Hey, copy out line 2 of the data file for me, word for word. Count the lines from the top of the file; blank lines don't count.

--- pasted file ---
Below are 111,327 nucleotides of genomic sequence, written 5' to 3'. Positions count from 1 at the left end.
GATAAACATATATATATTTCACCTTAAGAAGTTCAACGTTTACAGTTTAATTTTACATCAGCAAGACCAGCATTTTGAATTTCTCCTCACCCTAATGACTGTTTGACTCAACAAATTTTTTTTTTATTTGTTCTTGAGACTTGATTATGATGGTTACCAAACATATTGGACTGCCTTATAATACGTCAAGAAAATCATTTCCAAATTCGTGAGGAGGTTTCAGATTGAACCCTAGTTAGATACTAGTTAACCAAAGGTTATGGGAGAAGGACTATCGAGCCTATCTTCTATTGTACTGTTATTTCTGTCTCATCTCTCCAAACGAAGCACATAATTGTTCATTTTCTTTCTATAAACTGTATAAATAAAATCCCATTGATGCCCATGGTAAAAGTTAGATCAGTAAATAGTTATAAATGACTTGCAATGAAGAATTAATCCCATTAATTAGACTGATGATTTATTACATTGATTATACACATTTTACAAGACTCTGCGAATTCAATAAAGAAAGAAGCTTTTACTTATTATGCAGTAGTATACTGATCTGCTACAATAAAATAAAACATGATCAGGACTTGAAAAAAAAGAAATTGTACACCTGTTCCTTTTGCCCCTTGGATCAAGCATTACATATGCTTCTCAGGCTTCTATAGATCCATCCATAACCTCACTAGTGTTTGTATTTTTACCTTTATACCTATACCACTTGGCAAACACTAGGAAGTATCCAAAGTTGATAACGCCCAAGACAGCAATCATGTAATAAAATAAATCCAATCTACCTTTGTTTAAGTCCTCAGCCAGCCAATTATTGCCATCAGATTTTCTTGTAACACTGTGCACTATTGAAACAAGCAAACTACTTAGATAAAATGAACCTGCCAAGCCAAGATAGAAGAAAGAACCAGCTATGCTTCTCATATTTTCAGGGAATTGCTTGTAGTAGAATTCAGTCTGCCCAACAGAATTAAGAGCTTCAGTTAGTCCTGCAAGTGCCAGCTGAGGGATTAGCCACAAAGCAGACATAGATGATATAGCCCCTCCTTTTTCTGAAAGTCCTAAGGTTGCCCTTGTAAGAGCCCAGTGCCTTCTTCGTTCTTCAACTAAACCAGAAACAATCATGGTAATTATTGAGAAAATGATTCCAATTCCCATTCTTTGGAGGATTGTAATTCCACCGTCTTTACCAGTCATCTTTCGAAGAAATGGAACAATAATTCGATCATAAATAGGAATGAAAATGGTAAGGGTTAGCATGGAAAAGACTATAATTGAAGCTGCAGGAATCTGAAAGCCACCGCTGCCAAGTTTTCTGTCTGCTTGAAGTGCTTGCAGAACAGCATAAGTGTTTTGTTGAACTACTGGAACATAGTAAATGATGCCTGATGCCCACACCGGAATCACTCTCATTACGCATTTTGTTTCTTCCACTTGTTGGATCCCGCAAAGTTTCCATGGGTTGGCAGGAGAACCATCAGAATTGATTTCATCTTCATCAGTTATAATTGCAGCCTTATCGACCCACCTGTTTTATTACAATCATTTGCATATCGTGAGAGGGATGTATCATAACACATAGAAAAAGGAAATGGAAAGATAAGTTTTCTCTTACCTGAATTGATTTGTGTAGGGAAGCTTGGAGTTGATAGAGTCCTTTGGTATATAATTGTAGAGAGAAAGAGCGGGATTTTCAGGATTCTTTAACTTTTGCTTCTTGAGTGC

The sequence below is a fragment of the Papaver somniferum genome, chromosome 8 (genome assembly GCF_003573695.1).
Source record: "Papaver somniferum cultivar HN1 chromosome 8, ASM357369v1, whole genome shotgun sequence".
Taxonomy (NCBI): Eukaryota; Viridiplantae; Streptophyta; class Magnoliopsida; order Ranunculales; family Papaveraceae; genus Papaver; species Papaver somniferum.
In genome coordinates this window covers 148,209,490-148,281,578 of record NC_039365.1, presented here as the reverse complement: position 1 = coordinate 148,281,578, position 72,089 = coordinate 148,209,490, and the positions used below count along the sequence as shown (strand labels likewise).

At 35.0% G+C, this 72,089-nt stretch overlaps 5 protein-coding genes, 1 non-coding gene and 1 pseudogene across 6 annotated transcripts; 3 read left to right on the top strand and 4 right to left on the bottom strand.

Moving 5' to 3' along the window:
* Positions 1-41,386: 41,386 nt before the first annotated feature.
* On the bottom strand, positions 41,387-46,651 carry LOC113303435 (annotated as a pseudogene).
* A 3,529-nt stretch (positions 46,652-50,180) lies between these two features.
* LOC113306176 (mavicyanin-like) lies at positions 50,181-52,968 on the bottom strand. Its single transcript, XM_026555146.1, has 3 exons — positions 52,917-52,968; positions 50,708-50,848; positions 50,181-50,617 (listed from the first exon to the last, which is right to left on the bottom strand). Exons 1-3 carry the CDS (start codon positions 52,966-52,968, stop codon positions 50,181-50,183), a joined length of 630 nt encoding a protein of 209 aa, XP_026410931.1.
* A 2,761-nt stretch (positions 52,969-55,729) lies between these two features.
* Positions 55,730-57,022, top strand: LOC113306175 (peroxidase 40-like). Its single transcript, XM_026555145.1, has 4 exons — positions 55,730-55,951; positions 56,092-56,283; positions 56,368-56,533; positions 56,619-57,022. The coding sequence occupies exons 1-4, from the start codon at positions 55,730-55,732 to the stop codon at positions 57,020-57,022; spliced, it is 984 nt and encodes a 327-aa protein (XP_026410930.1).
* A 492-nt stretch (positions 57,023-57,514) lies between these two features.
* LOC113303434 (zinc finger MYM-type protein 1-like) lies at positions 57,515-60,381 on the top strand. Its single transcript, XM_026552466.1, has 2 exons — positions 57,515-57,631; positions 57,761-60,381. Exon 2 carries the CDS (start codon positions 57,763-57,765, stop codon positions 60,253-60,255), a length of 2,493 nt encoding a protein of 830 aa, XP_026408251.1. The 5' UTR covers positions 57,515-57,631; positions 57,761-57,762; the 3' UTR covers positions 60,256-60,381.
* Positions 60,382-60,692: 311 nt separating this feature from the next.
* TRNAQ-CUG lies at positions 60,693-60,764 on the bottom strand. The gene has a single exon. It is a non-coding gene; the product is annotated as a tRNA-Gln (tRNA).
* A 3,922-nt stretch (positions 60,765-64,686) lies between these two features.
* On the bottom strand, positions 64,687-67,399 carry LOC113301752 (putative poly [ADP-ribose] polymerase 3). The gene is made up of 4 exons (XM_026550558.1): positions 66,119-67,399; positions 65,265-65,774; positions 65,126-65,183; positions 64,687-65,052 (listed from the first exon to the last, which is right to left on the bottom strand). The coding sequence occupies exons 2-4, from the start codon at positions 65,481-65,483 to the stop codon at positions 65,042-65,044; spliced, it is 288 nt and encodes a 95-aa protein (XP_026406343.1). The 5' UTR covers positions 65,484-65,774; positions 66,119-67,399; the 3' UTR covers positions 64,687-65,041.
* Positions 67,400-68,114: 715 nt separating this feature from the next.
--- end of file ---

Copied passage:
GATAAACATATATATATTTCACCTTAAGAAGTTCAACGTTTACAGTTTAATTTTACATCAGCAAGACCAGCATTTTGAATTTCTCCTCACCCTAATGACTGTTTGACTCAACAAATTTTTTTTTTATTTGTTCTTGAGACTTGATTATGATGGTTACCAAACATATTGGACTGCCTTATAATACGTCAAGAAAATCATTTCCAAATTCGTGAGGAGGTTTCAGATTGAACCCTAGTTAGATACTAGTTAACCAAAGGTTATGGGAGAAGGACTATCGAGCCTATCTTCTATTGTACTGTTATTTCTGTCTCATCTCTCCAAACGAAGCACATAATTGTTCATTTTCTTTCTATAAACTGTATAAATAAAATCCCATTGATGCCCATGGTAAAAGTTAGATCAGTAAATAGTTATAAATGACTTGCAATGAAGAATTAATCCCATTAATTAGACTGATGATTTATTACATTGATTATACACATTTTACAAGACTCTGCGAATTCAATAAAGAAAGAAGCTTTTACTTATTATGCAGTAGTATACTGATCTGCTACAATAAAATAAAACATGATCAGGACTTGAAAAAAAAGAAATTGTACACCTGTTCCTTTTGCCCCTTGGATCAAGCATTACATATGCTTCTCAGGCTTCTATAGATCCATCCATAACCTCACTAGTGTTTGTATTTTTACCTTTATACCTATACCACTTGGCAAACACTAGGAAGTATCCAAAGTTGATAACGCCCAAGACAGCAATCATGTAATAAAATAAATCCAATCTACCTTTGTTTAAGTCCTCAGCCAGCCAATTATTGCCATCAGATTTTCTTGTAACACTGTGCACTATTGAAACAAGCAAACTACTTAGATAAAATGAACCTGCCAAGCCAAGATAGAAGAAAGAACCAGCTATGCTTCTCATATTTTCAGGGAATTGCTTGTAGTAGAATTCAGTCTGCCCAACAGAATTAAGAGCTTCAGTTAGTCCTGCAAGTGCCAGCTGAGGGATTAGCCACAAAGCAGACATAGATGATATAGCCCCTCCTTTTTCTGAAAGTCCTAAGGTTGCCCTTGTAAGAGCCCAGTGCCTTCTTCGTTCTTCAACTAAACCAGAAACAATCATGGTAATTATTGAGAAAATGATTCCAATTCCCATTCTTTGGAGGATTGTAATTCCACCGTCTTTACCAGTCATCTTTCGAAGAAATGGAACAATAATTCGATCATAAATAGGAATGAAAATGGTAAGGGTTAGCATGGAAAAGACTATAATTGAAGCTGCAGGAATCTGAAAGCCACCGCTGCCAAGTTTTCTGTCTGCTTGAAGTGCTTGCAGAACAGCATAAGTGTTTTGTTGAACTACTGGAACATAGTAAATGATGCCTGATGCCCACACCGGAATCACTCTCATTACGCATTTTGTTTCTTCCACTTGTTGGATCCCGCAAAGTTTCCATGGGTTGGCAGGAGAACCATCAGAATTGATTTCATCTTCATCAGTTATAATTGCAGCCTTATCGACCCACCTGTTTTATTACAATCATTTGCATATCGTGAGAGGGATGTATCATAACACATAGAAAAAGGAAATGGAAAGATAAGTTTTCTCTTACCTGAATTGATTTGTGTAGGGAAGCTTGGAGTTGATAGAGTCCTTTGGTATATAATTGTAGAGAGAAAGAGCGGGATTTTCAGGATTCTTTAACTTTTGCTTCTTGAGTGC